Definition of Sentence
Etymologically, the term sentence has its origin in a Latin word “sententia,” which translates as “feeling,” or “opinion.” In language, a sentence is the largest grammatically independent unit, having a subject and a verb, and expressing a complete thought or an idea.
In English, a sentence starts with a capital letter, and ends with a punctuation mark, such as a period, an exclamation mark, or a question mark. It could be a very simple sentence, with only a subject and a predicate; or a complex one with a group of clauses, phrases, or words, which form a syntactic unit, expressing a wish, a question, an emotion, a command, an assertion, a performance or an action.
“Our economy is badly weakened, a consequence of greed and irresponsibility on the part of some, but also our collective failure to make hard choices and prepare the nation for a new age.” (Inaugural Address, by President Barack Obama, 2009).
This is an example of a complex sentence. It expresses a complete idea about economy.
Types of Sentence
Depending upon the structure and functions, a sentence is of different types. These include:
Declarative sentence uses a simple statement instead of an exclamation, a question, or a command. In this type of sentence, the subject comes before the verb, and a period comes at the end. It is one of the most commonly used sentences in various forms of writing. It can be a positive or negative statement in different shapes. For example, “We have meat stored in the refrigerator because it is very hot outside,” is a simple declarative sentence.
This type of a sentence uses an interrogation or a question. Hence, it ends with an interrogation mark. This sentence uses inversion, which is a reversal of the word order, where subject comes after the verb. For instance, “Have you taken your breakfast this morning?”
An imperative sentence gives instructions or advice, or expresses a command or request. It starts with the basic form of a verb and ends with an exclamation mark or a period such as, “Give me liberty or give me death!”
In an exclamatory sentence, the main clause expresses strong emotions or feelings, with an exclamation mark, also referred to as an “exclamation point,” at the end. These sentences mostly appear in dialogues, being less common in academic writing. For example, “Whoa, it’s alive! It’s alive!”
Examples of Sentences in Literature
Example #1: Richard IV (by William Shakespeare)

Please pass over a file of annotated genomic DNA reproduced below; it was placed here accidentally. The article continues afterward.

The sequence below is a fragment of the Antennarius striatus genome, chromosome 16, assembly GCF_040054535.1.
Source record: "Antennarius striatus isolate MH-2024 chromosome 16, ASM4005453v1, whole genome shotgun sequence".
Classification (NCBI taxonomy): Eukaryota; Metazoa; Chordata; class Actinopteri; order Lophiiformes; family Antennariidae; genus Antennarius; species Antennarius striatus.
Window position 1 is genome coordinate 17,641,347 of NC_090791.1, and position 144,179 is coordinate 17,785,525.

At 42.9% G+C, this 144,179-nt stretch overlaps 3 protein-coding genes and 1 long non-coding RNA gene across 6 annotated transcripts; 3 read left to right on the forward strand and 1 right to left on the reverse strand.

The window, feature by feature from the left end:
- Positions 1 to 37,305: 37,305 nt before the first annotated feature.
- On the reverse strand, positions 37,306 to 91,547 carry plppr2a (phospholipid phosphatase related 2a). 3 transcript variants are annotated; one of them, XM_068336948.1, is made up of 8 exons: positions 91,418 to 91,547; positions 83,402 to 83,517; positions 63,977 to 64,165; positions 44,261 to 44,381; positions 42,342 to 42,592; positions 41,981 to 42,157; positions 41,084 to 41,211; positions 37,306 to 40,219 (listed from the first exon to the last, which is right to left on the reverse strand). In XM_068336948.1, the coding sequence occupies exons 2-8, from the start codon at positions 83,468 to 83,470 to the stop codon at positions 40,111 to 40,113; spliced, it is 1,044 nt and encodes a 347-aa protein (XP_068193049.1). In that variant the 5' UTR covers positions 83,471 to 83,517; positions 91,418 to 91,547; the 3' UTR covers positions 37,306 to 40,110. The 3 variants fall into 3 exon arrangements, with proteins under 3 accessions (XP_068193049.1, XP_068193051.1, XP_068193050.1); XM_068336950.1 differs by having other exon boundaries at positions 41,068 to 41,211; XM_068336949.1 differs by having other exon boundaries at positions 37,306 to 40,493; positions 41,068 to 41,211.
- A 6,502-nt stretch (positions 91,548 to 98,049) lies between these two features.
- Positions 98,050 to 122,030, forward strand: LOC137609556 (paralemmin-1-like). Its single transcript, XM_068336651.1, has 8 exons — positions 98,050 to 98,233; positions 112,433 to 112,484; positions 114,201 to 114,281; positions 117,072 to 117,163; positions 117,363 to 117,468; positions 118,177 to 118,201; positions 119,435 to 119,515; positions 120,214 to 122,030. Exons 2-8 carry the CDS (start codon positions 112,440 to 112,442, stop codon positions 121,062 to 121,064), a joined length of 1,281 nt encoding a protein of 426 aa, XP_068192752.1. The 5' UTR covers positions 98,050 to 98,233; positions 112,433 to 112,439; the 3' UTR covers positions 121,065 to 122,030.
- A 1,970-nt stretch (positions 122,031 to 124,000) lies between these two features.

“But to say I know more harm in him than in myself,
were to say more than I know. That he is old, the
more the pity, his white hairs do witness it; but
that he is, saving your reverence, a whoremaster,
that I utterly deny.”
This excerpt is an example of a declarative but complex sentence, as you can see Shakespeare has used simple statements. There are two complex declarative sentences. The first one starts with “But,” and the second (in the second line) starts with “That.”
Example #2: Notes From a Small Island (by Bill Bryson)
“Am I alone in thinking it odd that a people ingenious enough to invent paper, gunpowder, kites, and any number of other useful objects, and who have a noble history extending back three thousand years, haven’t yet worked out that a pair of knitting needles is no way to capture food?”
The above lines are a good example of an interrogative sentence in which the author has reversed the normal word order, and used a question mark at the end of the sentence.
Example #3: Self-Reliance (by Ralph Waldo Emerson)
“A foolish consistency is the hobgoblin of little minds, adored by little statesmen and philosophers and divines … Speak what you think now in hard words, and tomorrow speak what tomorrow thinks in hard words again, though it contradict everything you said today.”
These italic lines present an example of an imperative sentence. Emerson starts this sentence with instructions, and ends with a piece of advice.
Example #4: Shrek 2 (by William Steig)
“Shrek: Now, let’s go before they light the torches!
Princess Fiona: Hey, they’re my parents!
Shrek: Hello, they locked you in a tower!”
This is a perfect example of exclamatory sentences, in which readers can see the characters using expressive language, marked by exclamation marks at the end of each sentence.
As the largest unit in writing, the sentence is comprised of several words, phrases, and clauses. It organizes a pattern of thought, conveys meanings; and contains characteristics, such as timing patterns and intonation. In both writing and speaking, the purpose of a sentence is to make statements, asks questions, make demands, and show strong feelings. It is a complete statement, having a subject and a predicate. Sentences have a very important function, which is to convey the message in the same way it is intended to be conveyed.